Saturday, January 7, 2012

The Way We Fall

This is my first book review of the year. I plan on there being 49 more books to follow. See more about my goal here.

So, to kick off 2012, I picked a really happy one. An encouraging, this-is-gonna-be-a-great-year one. An inspirational, life-is-great one. Not really. Not at all.

The Way We Fall, by Megan Crewe, is ultimately a tragedy. It's a young adult novel about an island that gets quarantined when a mysterious virus starts killing people. I knew, sort of, what I was getting into. I like stories where people beat the odds, where there's real danger but the characters eventually kick it in the teeth. This wasn't quite what I expected.

Kaelyn is the narrator of the story, writing it as a journal to a childhood guy friend she fought with and, hence, hasn't spoken to in two years. I didn't like the very first page because I was confused by the tenses and timelines, since it was immediately addressed to Leo and talked about how she'd just seen him leave on the ferry and was remembering him waving to her leaving five years earlier and how she hadn't talked to him in two years. Confusing. But once I sorted it out, it wasn't quite so bothersome that the book was written as a journal to him. For the most part, it's a first person narrative where she tells her story daily, which is interesting because she (and, thus, the reader) never knows what's going to happen next.

Kaelyn is determined to change. Leo said it was her fault that she didn't have many friends, so even though it made her mad once, she's sorry now and ready to be as friendly as she can be. But, ironically, when the disease hits, it messes with the brain, making people more friendly than they ought to be, and Kaelyn's dad, a doctor and scientist, makes Kaelyn and her family stay home to avoid the disease. But it's not enough, and then people start dying.

There were parts of the book that were particularly painful. A little seven-year-old girl witnesses her dad get shot right in front of her (of course, when you have mysterious diseases, other societal problems come along with it), and I thought of my own children. But the book is written so engagingly that I read on, hoping to see how it would all be resolved. Except, it isn't.

(SPOILER ALERT) Kaelyn's mother dies, her brother disappears, and then Kaelyn gets sick but recovers, one of a very few in her position. The whole island is dying, but miracle of miracles, Kaelyn's boyfriend and her dad never get sick, though they are often in close proximity to the disease. Kaelyn's dad ends up dying another way, and I was scratching my head wondering what the sense of it was and why he didn't get sick in the first place when Kaelyn was as careful as he was and had fewer encounters with the disease. But I guess viruses are just like that, I wouldn't know.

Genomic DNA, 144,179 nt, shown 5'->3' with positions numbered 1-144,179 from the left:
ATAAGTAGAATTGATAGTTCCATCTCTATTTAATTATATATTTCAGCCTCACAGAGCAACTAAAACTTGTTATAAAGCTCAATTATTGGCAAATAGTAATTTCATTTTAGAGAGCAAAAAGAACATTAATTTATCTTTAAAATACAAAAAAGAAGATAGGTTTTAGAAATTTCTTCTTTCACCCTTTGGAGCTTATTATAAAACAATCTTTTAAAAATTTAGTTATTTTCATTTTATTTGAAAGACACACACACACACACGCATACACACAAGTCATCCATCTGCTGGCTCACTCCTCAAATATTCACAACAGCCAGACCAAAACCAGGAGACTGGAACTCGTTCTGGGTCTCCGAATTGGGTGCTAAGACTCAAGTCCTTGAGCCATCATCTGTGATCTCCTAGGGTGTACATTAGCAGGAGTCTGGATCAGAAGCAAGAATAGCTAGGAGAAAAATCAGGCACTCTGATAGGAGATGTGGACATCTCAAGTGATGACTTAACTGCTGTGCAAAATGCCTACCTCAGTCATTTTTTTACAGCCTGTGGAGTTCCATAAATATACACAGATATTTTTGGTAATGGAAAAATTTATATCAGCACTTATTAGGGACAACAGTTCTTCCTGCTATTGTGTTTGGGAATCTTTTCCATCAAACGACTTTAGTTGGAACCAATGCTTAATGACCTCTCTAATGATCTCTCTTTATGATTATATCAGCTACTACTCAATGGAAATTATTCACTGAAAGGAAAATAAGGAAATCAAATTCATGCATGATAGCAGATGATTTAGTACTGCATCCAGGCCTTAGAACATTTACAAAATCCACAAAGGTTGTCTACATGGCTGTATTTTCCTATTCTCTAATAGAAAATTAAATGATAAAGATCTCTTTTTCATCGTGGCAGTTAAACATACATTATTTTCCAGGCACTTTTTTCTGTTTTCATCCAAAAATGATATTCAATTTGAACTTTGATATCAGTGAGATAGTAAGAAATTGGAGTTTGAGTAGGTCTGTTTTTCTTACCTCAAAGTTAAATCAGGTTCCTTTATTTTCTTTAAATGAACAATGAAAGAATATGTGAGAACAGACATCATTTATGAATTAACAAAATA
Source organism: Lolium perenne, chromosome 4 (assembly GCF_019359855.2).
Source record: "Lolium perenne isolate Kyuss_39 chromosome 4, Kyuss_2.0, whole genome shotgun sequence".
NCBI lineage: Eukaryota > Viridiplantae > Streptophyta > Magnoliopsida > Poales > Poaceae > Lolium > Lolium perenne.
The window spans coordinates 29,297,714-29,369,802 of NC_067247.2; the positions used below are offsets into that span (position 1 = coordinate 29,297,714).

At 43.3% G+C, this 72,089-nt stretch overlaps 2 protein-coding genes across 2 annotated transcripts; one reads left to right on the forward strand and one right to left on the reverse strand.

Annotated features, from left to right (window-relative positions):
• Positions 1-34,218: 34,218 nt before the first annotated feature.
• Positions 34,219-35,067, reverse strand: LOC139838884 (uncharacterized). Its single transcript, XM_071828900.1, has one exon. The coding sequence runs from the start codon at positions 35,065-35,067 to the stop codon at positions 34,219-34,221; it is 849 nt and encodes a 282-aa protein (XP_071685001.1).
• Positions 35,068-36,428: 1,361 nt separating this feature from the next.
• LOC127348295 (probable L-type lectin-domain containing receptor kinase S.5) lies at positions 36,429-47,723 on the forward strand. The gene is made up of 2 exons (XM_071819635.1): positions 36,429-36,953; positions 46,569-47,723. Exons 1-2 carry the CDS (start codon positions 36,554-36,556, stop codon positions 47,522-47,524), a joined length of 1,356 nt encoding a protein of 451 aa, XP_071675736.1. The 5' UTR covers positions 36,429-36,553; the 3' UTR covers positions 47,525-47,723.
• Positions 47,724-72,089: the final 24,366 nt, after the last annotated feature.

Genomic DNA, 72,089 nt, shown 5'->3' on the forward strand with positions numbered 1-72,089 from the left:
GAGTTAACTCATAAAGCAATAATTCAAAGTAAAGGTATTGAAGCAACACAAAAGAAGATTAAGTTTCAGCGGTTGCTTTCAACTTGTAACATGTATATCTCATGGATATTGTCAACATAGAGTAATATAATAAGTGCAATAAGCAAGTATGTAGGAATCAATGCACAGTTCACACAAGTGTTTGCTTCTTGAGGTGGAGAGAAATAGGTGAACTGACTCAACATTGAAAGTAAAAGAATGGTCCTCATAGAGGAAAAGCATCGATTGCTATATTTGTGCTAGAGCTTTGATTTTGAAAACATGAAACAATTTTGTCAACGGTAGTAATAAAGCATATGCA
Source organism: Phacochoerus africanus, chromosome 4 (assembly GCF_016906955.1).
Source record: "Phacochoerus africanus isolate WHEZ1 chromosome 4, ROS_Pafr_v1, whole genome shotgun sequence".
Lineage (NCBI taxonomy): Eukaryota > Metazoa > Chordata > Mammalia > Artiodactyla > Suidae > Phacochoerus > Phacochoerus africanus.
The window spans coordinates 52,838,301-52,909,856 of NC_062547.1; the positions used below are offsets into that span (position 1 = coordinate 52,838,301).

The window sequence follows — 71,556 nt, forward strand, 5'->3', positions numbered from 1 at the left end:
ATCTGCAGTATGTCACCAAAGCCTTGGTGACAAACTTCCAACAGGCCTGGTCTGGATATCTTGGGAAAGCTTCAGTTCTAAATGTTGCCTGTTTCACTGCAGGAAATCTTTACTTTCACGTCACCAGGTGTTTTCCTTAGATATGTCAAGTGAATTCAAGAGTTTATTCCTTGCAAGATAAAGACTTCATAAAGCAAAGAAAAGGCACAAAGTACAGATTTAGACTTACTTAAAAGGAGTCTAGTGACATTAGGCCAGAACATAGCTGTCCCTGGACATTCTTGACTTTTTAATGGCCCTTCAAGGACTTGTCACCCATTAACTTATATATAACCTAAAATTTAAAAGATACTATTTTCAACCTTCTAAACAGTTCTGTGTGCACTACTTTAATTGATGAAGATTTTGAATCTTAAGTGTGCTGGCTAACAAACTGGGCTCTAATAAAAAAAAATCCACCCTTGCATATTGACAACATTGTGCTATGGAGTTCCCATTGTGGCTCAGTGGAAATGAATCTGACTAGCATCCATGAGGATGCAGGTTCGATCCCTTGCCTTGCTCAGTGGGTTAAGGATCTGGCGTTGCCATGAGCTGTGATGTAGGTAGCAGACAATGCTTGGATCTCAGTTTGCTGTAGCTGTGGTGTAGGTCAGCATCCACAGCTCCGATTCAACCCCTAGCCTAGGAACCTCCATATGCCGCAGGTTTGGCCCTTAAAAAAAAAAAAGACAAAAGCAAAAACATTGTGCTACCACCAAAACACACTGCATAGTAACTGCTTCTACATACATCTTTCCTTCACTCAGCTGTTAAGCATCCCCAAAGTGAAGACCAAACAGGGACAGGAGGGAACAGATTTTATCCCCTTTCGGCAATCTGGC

Now, I have to tell you that the copy of the book I read is an advance reader's copy. The book comes out this month. But there are some major errors and overlooked plot holes in my version that I hope they iron out by final publication. The main thing is that all the chapters are headed with a date, as in most journals, but according to the dates, Thanksgiving takes place in the middle of October (the author is Canadian, or at least lives in Canada, so maybe she doesn't know...ha), which would make Christmas a month later. There's no mention of Christmas, and the book goes through December 23, so even moving the dates wouldn't make a lot of sense. I could easily see skipping Christmas in an epidemic like that, but you'd think it would at least be mentioned, since Thanksgiving is, after all.

And then, there's the end. I'm doubting this book is part of a new series. The idea seems like a one-book kind of thing. But the end is a little like the end of the first book in a series. There is some emotional resolution. The character learns about herself through her journal, and that, at least, feels complete. But the plot is not entirely, or even mostly, resolved. (SPOILERS AGAIN) Her brother never turns up. The disease is not cured, though it appears to no longer be spreading. Kaelyn gives her blood to save her little cousin, but though the story implies it might work, we never get to see if it does. We don't get to see Leo's response to the journal, although, I admit, that wouldn't make sense if she did, indeed, give the journal to him. It seems like the romance at the end is there more to make the book feel complete than to contribute to the plot, and it seemed a little tacked-on to me. I like the romance in the book, but the part at the end just doesn't mesh with the rest of the book. The story feels open-ended, like more could follow, you want more to follow, but you don't expect it to. However, the book does give fair warning with a title like The Way We Fall and not The Way We Fall and Rise Again. Still, I wanted more.

The F-word is used a few times in the book, but understandably so. Because of it and the nature of the story, I'd recommend this book only to more mature young adults. Otherwise, there's a little violence, but the book is mostly morally sound.

It seems like I've complained a lot about this book, but I actually did enjoy the characters and, eventually, the way it was told through Kaelyn's journal. If this type of story appeals to you, this is a decent one to read. Three stars.

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